About the Exhibition

Raphael and His Circle features 26 prints and drawings by Raphael’s collaborators and followers, and by printmakers who were inspired by him. The exhibition includes four drawings by Raphael from the Gallery’s collection: the sheet from which the design of his painting Saint George and the Dragon (c. 1506, National Gallery of Art, Washington) was transferred; the cartoon for the so-called Belle Jardinière (La Vierge à l'Enfant avec le petit saint Jean-Baptiste, 1507 or 1508, Musée du Louvre, Paris); a detailed representation of the prophets Hosea and Jonah; and a well-known study for part of the frescoes in the church of Santa Maria della Pace in Rome. Each of these drawings is an advanced preparatory study for an important extant work. Together they represent Raphael’s immediate influence and artistic development.

Saint George and the Dragon

Raphael (1483–1520), Saint George and the Dragonbrush and brown ink heightened with white over black chalk, incised with stylus, overall (approximate): 24.5 x 20.3 cm (9 5/8 x 8 in.),National Gallery of Art, Washington, Ailsa Mellon Bruce Fund.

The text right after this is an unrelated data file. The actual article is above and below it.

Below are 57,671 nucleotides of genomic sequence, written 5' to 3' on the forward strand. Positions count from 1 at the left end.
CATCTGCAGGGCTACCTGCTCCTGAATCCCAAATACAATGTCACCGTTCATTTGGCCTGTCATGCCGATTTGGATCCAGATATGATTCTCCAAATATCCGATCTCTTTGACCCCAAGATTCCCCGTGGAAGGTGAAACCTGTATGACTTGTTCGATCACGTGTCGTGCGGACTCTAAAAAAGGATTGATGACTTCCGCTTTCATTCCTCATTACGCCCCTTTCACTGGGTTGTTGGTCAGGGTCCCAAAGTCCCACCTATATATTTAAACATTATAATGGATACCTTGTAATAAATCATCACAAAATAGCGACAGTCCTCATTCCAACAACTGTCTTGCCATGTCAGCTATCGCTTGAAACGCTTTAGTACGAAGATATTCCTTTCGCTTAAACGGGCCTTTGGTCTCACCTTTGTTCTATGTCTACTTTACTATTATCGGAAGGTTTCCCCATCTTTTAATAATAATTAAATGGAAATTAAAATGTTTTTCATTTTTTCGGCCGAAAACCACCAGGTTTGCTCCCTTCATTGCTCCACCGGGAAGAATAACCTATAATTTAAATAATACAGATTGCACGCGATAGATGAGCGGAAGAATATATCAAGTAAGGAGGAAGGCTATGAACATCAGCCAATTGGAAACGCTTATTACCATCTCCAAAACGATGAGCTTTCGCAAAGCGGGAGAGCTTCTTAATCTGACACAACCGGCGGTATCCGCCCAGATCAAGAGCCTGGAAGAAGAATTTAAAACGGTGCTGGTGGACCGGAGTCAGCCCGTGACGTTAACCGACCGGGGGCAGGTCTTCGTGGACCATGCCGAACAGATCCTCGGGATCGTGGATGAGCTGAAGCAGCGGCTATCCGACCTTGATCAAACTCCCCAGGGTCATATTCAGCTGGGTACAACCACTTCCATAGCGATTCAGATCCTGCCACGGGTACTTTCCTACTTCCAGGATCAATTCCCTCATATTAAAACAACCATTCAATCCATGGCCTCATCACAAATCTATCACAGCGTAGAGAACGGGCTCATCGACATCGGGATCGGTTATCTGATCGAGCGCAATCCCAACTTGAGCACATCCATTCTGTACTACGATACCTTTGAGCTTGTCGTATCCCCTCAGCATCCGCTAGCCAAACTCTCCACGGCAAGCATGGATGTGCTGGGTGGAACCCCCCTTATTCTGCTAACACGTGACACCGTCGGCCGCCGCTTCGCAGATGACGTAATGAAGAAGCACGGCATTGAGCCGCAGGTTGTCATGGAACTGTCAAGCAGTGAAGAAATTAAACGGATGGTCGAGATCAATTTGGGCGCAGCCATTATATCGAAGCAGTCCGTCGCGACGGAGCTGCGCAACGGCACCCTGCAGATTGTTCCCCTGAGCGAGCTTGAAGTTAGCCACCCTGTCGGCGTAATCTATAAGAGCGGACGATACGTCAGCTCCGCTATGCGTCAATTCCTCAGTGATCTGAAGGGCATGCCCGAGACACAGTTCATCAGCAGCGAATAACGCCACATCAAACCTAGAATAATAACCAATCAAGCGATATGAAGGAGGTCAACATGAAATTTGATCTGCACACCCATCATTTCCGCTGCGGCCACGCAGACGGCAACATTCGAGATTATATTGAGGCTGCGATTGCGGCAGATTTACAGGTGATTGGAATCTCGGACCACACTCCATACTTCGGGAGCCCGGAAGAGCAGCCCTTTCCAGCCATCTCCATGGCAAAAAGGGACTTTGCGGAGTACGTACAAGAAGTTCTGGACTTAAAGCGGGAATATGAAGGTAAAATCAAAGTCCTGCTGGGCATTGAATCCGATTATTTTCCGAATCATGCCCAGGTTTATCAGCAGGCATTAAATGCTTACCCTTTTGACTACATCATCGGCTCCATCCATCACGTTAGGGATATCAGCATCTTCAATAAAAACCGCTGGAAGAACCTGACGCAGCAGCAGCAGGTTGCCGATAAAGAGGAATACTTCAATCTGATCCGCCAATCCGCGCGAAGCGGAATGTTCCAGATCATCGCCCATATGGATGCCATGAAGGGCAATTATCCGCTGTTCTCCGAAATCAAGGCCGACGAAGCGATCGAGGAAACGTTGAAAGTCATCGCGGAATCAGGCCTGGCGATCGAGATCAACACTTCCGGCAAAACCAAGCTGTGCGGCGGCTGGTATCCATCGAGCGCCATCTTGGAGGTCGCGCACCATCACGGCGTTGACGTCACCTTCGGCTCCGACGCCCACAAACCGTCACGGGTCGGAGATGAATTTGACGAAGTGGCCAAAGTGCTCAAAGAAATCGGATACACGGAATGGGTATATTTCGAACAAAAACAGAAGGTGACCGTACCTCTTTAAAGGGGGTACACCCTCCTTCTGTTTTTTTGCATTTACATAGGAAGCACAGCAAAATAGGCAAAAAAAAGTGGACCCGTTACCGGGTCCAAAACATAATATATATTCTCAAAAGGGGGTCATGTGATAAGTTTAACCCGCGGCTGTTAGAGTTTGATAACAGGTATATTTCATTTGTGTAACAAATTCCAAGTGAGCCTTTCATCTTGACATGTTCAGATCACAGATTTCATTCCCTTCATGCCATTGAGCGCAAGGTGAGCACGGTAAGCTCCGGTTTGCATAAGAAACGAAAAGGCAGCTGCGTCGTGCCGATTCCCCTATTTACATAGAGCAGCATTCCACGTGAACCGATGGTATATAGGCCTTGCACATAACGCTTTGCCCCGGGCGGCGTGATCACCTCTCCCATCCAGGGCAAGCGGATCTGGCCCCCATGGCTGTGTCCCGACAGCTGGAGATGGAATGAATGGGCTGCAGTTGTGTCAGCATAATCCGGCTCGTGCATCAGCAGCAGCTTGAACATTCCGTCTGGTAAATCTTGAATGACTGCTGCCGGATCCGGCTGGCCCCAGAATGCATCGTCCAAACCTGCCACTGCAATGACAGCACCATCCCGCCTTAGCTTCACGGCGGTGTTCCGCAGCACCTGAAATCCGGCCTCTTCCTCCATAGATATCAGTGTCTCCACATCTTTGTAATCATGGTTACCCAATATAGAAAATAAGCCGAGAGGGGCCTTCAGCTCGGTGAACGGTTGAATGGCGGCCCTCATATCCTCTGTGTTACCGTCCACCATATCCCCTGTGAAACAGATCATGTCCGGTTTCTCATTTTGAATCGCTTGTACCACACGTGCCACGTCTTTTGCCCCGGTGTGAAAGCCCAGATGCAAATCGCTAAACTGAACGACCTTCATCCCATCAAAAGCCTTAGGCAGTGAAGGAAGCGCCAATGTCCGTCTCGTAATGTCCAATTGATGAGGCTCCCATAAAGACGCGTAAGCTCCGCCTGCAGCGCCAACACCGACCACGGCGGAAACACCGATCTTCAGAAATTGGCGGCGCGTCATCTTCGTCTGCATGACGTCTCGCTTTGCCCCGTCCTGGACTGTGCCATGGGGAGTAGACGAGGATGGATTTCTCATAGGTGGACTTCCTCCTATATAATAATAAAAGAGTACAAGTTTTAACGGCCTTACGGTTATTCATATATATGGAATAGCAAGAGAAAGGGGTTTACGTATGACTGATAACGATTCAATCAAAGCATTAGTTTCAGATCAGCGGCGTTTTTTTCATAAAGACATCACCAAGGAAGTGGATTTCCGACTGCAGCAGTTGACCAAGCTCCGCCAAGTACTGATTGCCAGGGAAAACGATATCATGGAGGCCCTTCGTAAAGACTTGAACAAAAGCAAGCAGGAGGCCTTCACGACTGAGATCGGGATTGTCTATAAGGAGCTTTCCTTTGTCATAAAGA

The Prophets Hosea and Jonah

Raphael (1483–1520), The Prophets Hosea and Jonah, c. 1510, pen and brown ink with brown wash over charcoal and blind stylus, heightened with white gouache and squared for transfer with blind stylus and red chalk, on laid paper, overall: 26.2 x 20 cm (10 5/16 x 7 7/8 in.), National Gallery of Art, Washington, The Armand Hammer Collection.

Nine drawings by his closest collaborators and followers suggest the collective nature of Raphael’s later activity and the origins of mannerism. Four pen-and-ink drawings by Giulio Romano (1499–1546) include a dramatic rendering of Saint Michael (c. 1530). Two chalk drawings by Polidoro da Caravaggio (c. 1499–probably 1543) feature a fleeing barbarian from the early 1520s and A Deathbed Scene (c. 1521/1522) with a drawing of a seated woman on the reverse in red chalk. Also on view are two pen-and-ink drawings by Perino del Vaga (1501–1547), including the remarkable Alexander Consecrating the Altars for the Twelve Olympian Gods (1545/1547) and a sheet of figure studies. 

Saint Michael

Giulio Romano (1499–1546), Saint Michael, c. 1530, pen and brown ink,overall: 38.6 x 29 cm (15 3/16 x 11 7/16 in.), National Gallery of Art, Washington, Ailsa Mellon Bruce Fund.